Tuesday, November 22, 2005
Court of Appeal Sides With Adidas, Strikes Down Ban on Importation of Kangaroo Products
By a MetNews Staff Writer
A 35-year-old state law banning importation of kangaroo products into California is preempted to the extent it conflicts with federal law allowing such products to be imported into the United States, the First District Court of Appeal ruled yesterday.
The court affirmed a San Francisco Superior Court judge’s order granting summary judgment to companies that sell athletic shoes containing kangaroo leather, including Sports Chalet and a subsidiary of the German manufacturer Adidas.
A Yolo County-based vegetarian group and a Los Angeles County resident sued the companies, alleging that the sales violated Penal Code Sec. 653 and thus constituted an unlawful business practice.
The defendants argued that the state law only applies to endangered species, while the three species of kangaroos whose hides are used to make the defendants’ shoes have been removed from the endangered species list; that the ban conflicts with federal law and policy allowing kangaroos products into the United States in exchange for Australian government efforts to control the kangaroo population, which the government estimates at 57 million; and that state prohibition of imports violates the Commerce Clause.
The trial judge rejected the endangered species argument, granted summary judgment on the preemption claim, and did not rule on the Commerce Clause issue.
Presiding Justice James Marchiano, writing for Div. One of the Court of Appeal, said the trial judge was correct.
He cited a provision of the Endangered Species Act reading:
“Any State law or regulation which applies with respect to the importation or exportation of, or interstate or foreign commerce in, endangered species or threatened species is void to the extent that it may effectively (1) permit what is prohibited by this chapter or by any regulation which implements this chapter, or (2) prohibit what is authorized pursuant to an exemption or permit provided for in this chapter or in any regulation which implements this chapter.”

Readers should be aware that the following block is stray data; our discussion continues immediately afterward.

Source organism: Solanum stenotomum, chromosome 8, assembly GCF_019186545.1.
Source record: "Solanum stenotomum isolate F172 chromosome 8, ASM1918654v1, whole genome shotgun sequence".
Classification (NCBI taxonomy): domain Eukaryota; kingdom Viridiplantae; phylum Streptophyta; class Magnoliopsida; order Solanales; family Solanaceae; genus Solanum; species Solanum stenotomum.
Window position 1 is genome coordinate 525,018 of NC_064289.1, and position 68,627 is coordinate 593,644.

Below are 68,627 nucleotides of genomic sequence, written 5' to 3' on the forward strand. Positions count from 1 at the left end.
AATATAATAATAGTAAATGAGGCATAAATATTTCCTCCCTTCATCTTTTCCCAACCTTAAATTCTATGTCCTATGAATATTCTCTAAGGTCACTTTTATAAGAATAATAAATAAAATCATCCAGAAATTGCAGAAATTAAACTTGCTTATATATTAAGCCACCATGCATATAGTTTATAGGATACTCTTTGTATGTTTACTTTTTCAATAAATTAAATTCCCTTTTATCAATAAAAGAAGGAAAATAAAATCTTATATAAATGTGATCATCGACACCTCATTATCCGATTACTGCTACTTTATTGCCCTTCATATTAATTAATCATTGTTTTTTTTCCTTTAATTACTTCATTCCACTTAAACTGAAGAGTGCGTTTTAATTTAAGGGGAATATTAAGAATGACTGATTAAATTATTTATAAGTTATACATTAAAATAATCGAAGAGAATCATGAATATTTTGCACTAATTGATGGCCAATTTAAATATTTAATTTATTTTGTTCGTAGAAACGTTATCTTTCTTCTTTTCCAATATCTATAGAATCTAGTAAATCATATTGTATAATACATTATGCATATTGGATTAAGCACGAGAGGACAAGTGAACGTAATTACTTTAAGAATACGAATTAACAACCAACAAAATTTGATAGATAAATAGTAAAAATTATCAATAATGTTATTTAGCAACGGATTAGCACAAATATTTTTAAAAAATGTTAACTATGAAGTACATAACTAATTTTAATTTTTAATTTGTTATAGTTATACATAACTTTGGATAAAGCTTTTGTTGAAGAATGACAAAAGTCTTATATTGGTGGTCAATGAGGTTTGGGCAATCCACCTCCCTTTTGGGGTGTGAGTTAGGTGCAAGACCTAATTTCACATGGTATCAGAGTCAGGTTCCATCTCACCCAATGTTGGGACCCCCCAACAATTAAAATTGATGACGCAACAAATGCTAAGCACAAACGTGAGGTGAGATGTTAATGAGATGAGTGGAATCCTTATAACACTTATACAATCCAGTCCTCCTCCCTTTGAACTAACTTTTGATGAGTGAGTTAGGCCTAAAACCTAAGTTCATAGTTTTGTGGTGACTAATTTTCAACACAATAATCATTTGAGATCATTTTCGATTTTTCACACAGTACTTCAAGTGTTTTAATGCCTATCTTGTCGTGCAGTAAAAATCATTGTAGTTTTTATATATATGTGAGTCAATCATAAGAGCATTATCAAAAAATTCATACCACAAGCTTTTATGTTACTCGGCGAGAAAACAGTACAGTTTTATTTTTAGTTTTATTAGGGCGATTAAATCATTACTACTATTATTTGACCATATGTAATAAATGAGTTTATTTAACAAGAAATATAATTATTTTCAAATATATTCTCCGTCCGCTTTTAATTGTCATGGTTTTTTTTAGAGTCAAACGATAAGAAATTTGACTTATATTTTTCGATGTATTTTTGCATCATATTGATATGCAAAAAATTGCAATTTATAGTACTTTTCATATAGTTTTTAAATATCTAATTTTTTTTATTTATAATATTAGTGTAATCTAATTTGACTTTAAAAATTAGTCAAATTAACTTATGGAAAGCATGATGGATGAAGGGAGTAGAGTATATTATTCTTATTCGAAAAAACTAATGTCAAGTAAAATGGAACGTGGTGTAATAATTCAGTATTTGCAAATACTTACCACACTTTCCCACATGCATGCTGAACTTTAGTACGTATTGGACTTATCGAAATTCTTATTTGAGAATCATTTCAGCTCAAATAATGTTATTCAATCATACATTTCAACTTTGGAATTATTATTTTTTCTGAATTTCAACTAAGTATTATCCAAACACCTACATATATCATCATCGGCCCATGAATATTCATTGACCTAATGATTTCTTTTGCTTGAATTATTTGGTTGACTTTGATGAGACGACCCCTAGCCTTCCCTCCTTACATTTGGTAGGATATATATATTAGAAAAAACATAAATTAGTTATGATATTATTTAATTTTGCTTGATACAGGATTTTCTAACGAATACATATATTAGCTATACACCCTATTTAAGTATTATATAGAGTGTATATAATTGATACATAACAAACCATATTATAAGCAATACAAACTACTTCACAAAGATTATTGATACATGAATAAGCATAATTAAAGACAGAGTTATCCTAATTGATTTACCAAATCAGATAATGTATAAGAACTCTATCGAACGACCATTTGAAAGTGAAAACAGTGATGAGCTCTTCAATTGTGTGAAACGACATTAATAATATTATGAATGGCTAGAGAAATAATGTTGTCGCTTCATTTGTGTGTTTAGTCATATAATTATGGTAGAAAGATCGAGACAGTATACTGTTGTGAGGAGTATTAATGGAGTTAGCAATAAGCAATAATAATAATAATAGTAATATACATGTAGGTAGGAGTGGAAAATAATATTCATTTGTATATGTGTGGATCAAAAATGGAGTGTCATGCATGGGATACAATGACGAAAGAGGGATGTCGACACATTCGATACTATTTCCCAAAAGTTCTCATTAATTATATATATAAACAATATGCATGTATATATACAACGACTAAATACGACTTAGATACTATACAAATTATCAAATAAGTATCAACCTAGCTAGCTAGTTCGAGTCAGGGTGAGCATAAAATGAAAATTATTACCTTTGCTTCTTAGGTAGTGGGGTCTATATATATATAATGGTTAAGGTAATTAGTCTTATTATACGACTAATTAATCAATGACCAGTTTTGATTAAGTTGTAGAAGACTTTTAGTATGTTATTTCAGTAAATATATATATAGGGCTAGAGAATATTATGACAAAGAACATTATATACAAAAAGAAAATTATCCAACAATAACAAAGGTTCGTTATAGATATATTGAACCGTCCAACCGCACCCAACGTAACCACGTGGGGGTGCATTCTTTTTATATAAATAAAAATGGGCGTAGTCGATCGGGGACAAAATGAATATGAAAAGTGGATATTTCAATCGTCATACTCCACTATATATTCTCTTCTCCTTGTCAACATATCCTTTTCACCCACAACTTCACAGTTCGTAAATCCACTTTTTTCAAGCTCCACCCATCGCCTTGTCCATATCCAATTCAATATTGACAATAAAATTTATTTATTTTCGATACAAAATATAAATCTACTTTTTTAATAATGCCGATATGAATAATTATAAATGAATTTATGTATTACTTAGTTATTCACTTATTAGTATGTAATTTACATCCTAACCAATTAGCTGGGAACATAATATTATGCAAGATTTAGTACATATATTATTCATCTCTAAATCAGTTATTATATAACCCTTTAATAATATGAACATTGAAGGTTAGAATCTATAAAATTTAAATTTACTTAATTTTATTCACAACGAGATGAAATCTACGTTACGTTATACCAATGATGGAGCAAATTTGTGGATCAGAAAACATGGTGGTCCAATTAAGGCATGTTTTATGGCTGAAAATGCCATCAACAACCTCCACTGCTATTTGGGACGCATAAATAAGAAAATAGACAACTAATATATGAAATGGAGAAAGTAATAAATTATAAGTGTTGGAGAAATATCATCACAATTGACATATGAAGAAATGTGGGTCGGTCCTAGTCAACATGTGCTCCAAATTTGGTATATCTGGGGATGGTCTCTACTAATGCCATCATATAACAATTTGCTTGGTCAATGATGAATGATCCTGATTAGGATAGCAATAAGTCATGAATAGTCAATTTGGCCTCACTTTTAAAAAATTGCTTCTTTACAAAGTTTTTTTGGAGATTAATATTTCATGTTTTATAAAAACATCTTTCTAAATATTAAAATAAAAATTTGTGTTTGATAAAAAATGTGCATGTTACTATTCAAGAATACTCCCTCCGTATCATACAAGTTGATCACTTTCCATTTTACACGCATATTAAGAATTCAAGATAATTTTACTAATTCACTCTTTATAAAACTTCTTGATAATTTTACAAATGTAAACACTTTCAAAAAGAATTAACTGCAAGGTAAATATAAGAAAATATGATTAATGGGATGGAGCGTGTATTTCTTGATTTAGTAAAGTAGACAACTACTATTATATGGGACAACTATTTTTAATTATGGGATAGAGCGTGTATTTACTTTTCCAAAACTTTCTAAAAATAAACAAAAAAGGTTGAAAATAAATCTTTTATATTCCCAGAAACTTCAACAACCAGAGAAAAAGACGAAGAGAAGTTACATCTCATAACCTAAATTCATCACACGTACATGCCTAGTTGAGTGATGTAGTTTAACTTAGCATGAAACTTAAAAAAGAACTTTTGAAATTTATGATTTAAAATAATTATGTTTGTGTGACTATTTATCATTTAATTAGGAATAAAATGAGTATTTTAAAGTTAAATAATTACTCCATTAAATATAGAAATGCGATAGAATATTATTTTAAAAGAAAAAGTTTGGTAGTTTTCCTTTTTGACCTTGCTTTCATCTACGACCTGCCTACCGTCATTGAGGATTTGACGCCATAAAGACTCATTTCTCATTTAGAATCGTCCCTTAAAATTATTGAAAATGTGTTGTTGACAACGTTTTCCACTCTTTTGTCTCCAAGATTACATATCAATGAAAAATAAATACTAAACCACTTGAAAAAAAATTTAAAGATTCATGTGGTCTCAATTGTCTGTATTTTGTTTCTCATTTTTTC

This provision, the justice noted, has been interpreted as allowing a state to ban importation of products whose importation has not been approved under federal law. But where federal law has permitted importation of a product under certain conditions, the state law has been held invalid to the extent it prohibits what the federal law permits.
The plaintiffs’ contention that the delisting of the three species places the issue outside the scope of federal law, and thus avoids the preemption question, is “not unreasonable,” Marchiano said, but gives “insufficient attention” to the rule that state law is preempted if it “stands as an obstacle to the accomplishment and execution of the full purposes and objections of Congress.”
For more than 20 years, the presiding justice explained, the United States and Australia have cooperated with regard to the issue of kangaroo conservation, with this country employing a “proverbial carrot and stick policy” allowing Australia to avoid a ban on imports by implementing population management programs.
Since the programs for the three species at issue in the case have been approved by the Fish & Wildlife Service, Marchiano explained, importation of products made from those species is permitted by federal law. To apply the state ban to such products, he concluded, conflicts with the federal policy and is thus prohibited.
The case is Viva! International Voice for Animals v. Adidas Promotional Retail Operations, Inc., A106960.
Copyright 2005, Metropolitan News Company